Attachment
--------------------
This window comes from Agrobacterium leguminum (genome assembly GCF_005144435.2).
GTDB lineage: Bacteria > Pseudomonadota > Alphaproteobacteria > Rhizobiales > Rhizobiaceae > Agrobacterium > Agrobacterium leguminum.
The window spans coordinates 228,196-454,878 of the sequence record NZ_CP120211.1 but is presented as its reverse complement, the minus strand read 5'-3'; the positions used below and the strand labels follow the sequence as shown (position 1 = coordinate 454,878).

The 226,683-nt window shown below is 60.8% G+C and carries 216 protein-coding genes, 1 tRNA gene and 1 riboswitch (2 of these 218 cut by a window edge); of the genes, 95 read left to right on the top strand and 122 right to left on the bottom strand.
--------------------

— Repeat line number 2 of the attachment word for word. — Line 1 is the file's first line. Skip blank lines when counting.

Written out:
GTDB lineage: Bacteria > Pseudomonadota > Alphaproteobacteria > Rhizobiales > Rhizobiaceae > Agrobacterium > Agrobacterium leguminum.